If you are running into people who don’t seem very creative or imaginative, they may have had “chains” put on their imaginations by parents who didn’t appreciate purple-colored trees or spotted “blog monsters” in the coloring book. If they were scolded, they interpreted their wild imaginations as bad things and now refuse to let their creativity express itself.

Children gradually come out of this world of imagination and into the world of reality. That’s healthy. If they don’t, then it’s a measure of maturity in handling these stages. If a sense of trust is never developed, then independence is not attained. And if independence is missing, the imagination doesn’t function correctly, either. Each following stage, or step, is negatively impacted, as well. ~The Pacific Institute


5. New Medicare Cards Are Coming: What Beneficiaries Need to Know

(Salem) – Oregonians with Medicare coverage will be issued a new card from the federal government by the end of June. Each person’s new card will have a unique Medicare number, instead of a Social Security number, to prevent fraud and identity theft. Medicare coverage and benefits will stay the same.

The Centers for Medicare and Medicaid Services will automatically mail the new cards, at no cost, to each beneficiary’s address on file with Social Security. 

Here’s what Oregonians on Medicare can expect, and what they should know:
•    Make sure Social Security has your current address. You can update your address online by signing in to or creating a “my Social Security” account at ssa.gov. 
•    Don’t worry if you get your new card before or after friends or family members here in Oregon or in other states. The cards are being sent on a variety of dates to prevent mail theft.
•    When your new Medicare card arrives, destroy the old one. Do it in a secure manner, such as shredding it.
•    Doctors, other health care providers, and plans approved by Medicare know that Medicare is replacing the old cards. They should be ready to accept your new card when you need care.
•    Even people with a Medicare plan through a private insurance company, also known as a Medicare Advantage plan, will get a new Medicare card from the federal government. Keep it in a safe place, but continue to use the member card your insurance company sent you. 
•    Beware of people contacting you about your new Medicare card and asking you for your Medicare number, personal information, or to pay a fee for your new card. Protect your Medicare number like you treat your Social Security or credit card numbers. Remember, Medicare will never contact you uninvited to ask for your personal information.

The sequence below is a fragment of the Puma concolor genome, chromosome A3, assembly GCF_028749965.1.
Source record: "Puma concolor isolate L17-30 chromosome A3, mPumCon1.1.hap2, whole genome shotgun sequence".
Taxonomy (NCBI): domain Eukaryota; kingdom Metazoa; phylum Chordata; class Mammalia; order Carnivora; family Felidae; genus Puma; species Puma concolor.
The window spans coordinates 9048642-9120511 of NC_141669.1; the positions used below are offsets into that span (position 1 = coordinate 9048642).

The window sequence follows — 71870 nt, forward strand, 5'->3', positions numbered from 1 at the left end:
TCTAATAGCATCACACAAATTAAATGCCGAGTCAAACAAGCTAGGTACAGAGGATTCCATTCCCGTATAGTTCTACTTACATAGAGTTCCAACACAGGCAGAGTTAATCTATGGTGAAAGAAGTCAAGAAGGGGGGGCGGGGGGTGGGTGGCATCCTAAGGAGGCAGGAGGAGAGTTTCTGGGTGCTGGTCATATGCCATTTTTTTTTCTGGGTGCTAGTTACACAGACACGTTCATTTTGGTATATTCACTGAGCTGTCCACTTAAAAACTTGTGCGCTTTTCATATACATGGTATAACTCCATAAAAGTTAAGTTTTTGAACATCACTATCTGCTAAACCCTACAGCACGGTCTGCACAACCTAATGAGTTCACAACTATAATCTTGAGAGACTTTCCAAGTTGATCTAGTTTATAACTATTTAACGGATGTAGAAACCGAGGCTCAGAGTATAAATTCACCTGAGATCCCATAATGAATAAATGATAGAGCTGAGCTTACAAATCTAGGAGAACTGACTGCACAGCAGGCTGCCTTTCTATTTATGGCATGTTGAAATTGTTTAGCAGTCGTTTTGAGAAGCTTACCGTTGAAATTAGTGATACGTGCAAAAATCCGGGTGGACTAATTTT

More information is available at go.medicare.gov/newcard. Oregonians also can contact the state’s Senior Health Insurance Benefits Assistance (SHIBA) program with questions. SHIBA’s phone number is 1-800-722-4134 (toll-free), and the line is open 8 a.m. to 5 p.m. Monday through Friday.


 6. Frontier TeleNet Board of Directors Approved March Meeting Minutes

FRONTIER TELENET BOARD OF DIRECTORS MEETING MINUTES

MARCH 16, 2018

The regular meeting of the Frontier TeleNet Board of Directors called to order by Chairman Judge Steve Shaffer at 10:10 AM.  This meeting held in the conference room of the OSU Extension Office, 66365 Lonerock Road, Moro, Oregon.

Directors Present:  Judge Steve Shaffer, Judge Gary Thompson and Judge N. Lynn Morley.

Also Present:  Ruben Cleaveland, Frontier TeleNet Attorney, Dale Scobert, City of Condon, Joe Dabulskis, Sherman County Commissioner, Brad Lohrey, Sherman County Sheriff, Tom McCoy, Sherman County Commissioner, Rob Myers, Mike Smith and Jeanne Burch, Frontier TeleNet Staff.

Minutes:  Minutes of February 16, 2018 Board of Directors Meeting Reviewed.  Moved by Lynn Morley, seconded by Gary Thompson to approve minutes with the correction of Joe Dabulskis name.  Motion carried with all present voting aye.

Minutes of February 16, 2018 Planning Meeting reviewed.  Moved by Lynn Morley, seconded by Gary Thompson to approve minutes as presented.  Motion carried with all present voting aye.

Financials:  Financial Report for February 2018 reviewed.  Moved by Lynn Morley, seconded by Gary Thompson to approve financial recap as presented.  Motion carried with all present voting aye.

Resolution No. 3/16/2018-01:  Jeanne Burch explained to Directors that a resolution to move funds was necessary to comply with Oregon Budget Law.  Moved by Gary Thompson, seconded by Lynn Morley to approve Resolution No. 3/16/2018-01, a resolution to transfer funds in the following amounts in the Frontier TeleNet Budget: 

         Account No. 516, Miscellaneous add $10,000.00

         Account No. 513, Bandwidth Expense add $50,000.00

         Account No. 520, Personal Services add $30,000.00

         Account No. 5010, Contingency deduct $90,000.00

Motion carried with all present voting aye.

IT and System Updates and Progress Report:  Mike Smith, made the following report regarding IT and Systems Items: Day Wireless System provided this report.